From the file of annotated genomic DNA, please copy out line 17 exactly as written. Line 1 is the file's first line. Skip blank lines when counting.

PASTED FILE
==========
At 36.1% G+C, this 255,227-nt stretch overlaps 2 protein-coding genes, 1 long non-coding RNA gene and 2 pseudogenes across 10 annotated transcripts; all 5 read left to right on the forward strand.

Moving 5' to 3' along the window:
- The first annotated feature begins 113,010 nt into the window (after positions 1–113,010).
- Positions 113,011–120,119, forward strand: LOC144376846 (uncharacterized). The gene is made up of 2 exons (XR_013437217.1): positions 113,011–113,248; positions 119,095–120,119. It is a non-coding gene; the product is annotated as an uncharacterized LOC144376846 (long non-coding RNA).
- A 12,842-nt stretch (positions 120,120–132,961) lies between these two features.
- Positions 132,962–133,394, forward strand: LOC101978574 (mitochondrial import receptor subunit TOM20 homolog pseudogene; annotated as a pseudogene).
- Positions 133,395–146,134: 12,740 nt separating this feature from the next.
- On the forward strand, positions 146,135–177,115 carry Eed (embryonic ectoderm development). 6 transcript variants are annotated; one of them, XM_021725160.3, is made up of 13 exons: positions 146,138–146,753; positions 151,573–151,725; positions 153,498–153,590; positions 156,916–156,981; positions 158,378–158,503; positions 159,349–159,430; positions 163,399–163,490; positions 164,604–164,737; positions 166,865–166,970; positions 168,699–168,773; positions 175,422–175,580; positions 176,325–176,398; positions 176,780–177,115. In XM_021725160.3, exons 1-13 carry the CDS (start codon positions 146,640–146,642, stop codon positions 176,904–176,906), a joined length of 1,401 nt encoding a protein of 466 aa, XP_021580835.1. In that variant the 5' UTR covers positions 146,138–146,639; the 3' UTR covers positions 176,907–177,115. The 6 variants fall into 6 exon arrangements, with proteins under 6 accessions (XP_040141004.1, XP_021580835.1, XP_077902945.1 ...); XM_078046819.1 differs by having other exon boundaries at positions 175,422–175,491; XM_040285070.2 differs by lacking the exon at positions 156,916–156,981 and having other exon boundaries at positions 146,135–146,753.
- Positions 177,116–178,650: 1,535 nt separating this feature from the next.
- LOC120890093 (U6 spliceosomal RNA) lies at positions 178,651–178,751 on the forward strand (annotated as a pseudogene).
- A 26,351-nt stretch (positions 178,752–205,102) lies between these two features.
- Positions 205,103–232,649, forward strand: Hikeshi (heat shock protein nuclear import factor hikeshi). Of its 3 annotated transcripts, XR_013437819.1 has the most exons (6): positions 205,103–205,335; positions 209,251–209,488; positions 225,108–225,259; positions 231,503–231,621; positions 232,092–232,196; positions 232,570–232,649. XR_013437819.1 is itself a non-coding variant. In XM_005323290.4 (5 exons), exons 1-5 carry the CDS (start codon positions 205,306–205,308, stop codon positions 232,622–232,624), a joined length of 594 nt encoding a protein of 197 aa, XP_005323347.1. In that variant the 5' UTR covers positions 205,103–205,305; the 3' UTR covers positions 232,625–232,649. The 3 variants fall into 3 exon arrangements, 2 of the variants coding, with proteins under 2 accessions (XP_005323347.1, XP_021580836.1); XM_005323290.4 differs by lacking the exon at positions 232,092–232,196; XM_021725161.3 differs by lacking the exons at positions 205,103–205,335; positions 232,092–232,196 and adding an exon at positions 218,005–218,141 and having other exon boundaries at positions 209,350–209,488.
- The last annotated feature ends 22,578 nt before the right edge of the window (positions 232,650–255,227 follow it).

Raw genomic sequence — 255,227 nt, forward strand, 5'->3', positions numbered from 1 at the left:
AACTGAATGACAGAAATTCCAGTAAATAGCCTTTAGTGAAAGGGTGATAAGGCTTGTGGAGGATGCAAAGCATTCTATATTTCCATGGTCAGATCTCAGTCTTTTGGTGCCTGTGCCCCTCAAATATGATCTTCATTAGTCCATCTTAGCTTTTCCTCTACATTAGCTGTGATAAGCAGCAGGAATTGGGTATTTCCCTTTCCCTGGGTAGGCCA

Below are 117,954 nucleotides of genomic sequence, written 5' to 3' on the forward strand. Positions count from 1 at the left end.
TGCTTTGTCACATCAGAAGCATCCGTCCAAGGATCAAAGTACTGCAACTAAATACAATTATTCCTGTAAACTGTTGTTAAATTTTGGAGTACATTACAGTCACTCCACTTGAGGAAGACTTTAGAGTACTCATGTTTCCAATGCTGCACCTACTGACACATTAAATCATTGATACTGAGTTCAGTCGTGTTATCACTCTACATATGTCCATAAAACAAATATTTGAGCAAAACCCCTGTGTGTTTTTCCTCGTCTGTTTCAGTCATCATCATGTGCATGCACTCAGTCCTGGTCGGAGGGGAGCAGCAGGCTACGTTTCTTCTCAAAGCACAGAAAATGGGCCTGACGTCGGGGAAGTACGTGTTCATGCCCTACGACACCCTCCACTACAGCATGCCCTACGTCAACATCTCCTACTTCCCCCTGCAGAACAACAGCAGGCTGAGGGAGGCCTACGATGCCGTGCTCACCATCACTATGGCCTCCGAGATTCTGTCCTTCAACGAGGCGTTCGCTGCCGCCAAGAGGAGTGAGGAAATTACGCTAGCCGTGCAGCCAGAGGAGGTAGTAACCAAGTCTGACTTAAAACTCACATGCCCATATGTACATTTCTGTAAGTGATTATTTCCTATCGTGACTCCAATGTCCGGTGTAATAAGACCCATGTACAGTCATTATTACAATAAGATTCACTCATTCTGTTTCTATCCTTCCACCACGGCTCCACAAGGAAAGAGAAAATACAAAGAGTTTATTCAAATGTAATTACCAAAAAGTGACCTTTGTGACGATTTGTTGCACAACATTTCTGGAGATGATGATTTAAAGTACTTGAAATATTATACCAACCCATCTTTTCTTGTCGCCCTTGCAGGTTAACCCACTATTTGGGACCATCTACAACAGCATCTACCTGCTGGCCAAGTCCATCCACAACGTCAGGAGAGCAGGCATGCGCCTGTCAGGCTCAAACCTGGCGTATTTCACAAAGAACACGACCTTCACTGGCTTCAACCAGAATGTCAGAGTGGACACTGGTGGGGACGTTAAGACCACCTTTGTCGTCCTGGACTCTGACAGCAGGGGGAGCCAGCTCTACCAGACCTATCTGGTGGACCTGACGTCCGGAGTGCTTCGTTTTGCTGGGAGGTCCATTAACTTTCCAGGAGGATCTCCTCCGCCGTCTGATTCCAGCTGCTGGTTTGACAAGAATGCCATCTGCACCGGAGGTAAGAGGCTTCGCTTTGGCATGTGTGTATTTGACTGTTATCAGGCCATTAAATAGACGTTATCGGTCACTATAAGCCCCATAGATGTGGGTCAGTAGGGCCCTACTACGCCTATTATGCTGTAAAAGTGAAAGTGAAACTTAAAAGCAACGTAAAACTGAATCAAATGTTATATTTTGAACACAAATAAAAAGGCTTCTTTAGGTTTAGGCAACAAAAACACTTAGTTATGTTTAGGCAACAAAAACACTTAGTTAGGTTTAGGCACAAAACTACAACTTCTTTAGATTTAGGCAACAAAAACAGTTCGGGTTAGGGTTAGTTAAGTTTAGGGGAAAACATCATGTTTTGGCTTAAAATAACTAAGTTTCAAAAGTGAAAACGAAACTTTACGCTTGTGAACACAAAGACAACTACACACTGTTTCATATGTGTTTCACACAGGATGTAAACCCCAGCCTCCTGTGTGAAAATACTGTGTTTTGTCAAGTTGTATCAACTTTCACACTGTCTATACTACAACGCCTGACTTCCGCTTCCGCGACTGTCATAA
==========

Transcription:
TGCTTTGTCACATCAGAAGCATCCGTCCAAGGATCAAAGTACTGCAACTAAATACAATTATTCCTGTAAACTGTTGTTAAATTTTGGAGTACATTACAGTCACTCCACTTGAGGAAGACTTTAGAGTACTCATGTTTCCAATGCTGCACCTACTGACACATTAAATCATTGATACTGAGTTCAGTCGTGTTATCACTCTACATATGTCCATAAAACAAATATTTGAGCAAAACCCCTGTGTGTTTTTCCTCGTCTGTTTCAGTCATCATCATGTGCATGCACTCAGTCCTGGTCGGAGGGGAGCAGCAGGCTACGTTTCTTCTCAAAGCACAGAAAATGGGCCTGACGTCGGGGAAGTACGTGTTCATGCCCTACGACACCCTCCACTACAGCATGCCCTACGTCAACATCTCCTACTTCCCCCTGCAGAACAACAGCAGGCTGAGGGAGGCCTACGATGCCGTGCTCACCATCACTATGGCCTCCGAGATTCTGTCCTTCAACGAGGCGTTCGCTGCCGCCAAGAGGAGTGAGGAAATTACGCTAGCCGTGCAGCCAGAGGAGGTAGTAACCAAGTCTGACTTAAAACTCACATGCCCATATGTACATTTCTGTAAGTGATTATTTCCTATCGTGACTCCAATGTCCGGTGTAATAAGACCCATGTACAGTCATTATTACAATAAGATTCACTCATTCTGTTTCTATCCTTCCACCACGGCTCCACAAGGAAAGAGAAAATACAAAGAGTTTATTCAAATGTAATTACCAAAAAGTGACCTTTGTGACGATTTGTTGCACAACATTTCTGGAGATGATGATTTAAAGTACTTGAAATATTATACCAACCCATCTTTTCTTGTCGCCCTTGCAGGTTAACCCACTATTTGGGACCATCTACAACAGCATCTACCTGCTGGCCAAGTCCATCCACAACGTCAGGAGAGCAGGCATGCGCCTGTCAGGCTCAAACCTGGCGTATTTCACAAAGAACACGACCTTCACTGGCTTCAACCAGAATGTCAGAGTGGACACTGGTGGGGACGTTAAGACCACCTTTGTCGTCCTGGACTCTGACAGCAGGGGGAGCCAGCTCTACCAGACCTATCTGGTGGACCTGACGTCCGGAGTGCTTCGTTTTGCTGGGAGGTCCATTAACTTTCCAGGAGGATCTCCTCCGCCGTCTGATTCCAGCTGCTGGTTTGACAAGAATGCCATCTGCACCGGAGGTAAGAGGCTTCGCTTTGGCATGTGTGTATTTGACTGTTATCAGGCCATTAAATAGACGTTATCGGTCACTATAAGCCCCATAGATGTGGGTCAGTAGGGCCCTACTACGCCTATTATGCTGTAAAAGTGAAAGTGAAACTTAAAAGCAACGTAAAACTGAATCAAATGTTATATTTTGAACACAAATAAAAAGGCTTCTTTAGGTTTAGGCAACAAAAACACTTAGTTATGTTTAGGCAACAAAAACACTTAGTTAGGTTTAGGCACAAAACTACAACTTCTTTAGATTTAGGCAACAAAAACAGTTCGGGTTAGGGTTAGTTAAGTTTAGGGGAAAACATCATGTTTTGGCTTAAAATAACTAAGTTTCAAAAGTGAAAACGAAACTTTACGCTTGTGAACACAAAGACAACTACACACTGTTTCATATGTGTTTCACACAGGATGTAAACCCCAGCCTCCTGTGTGAAAATACTGTGTTTTGTCAAGTTGTATCAACTTTCACACTGTCTATACTACAACGCCTGACTTCCGCTTCCGCGACTGTCATAA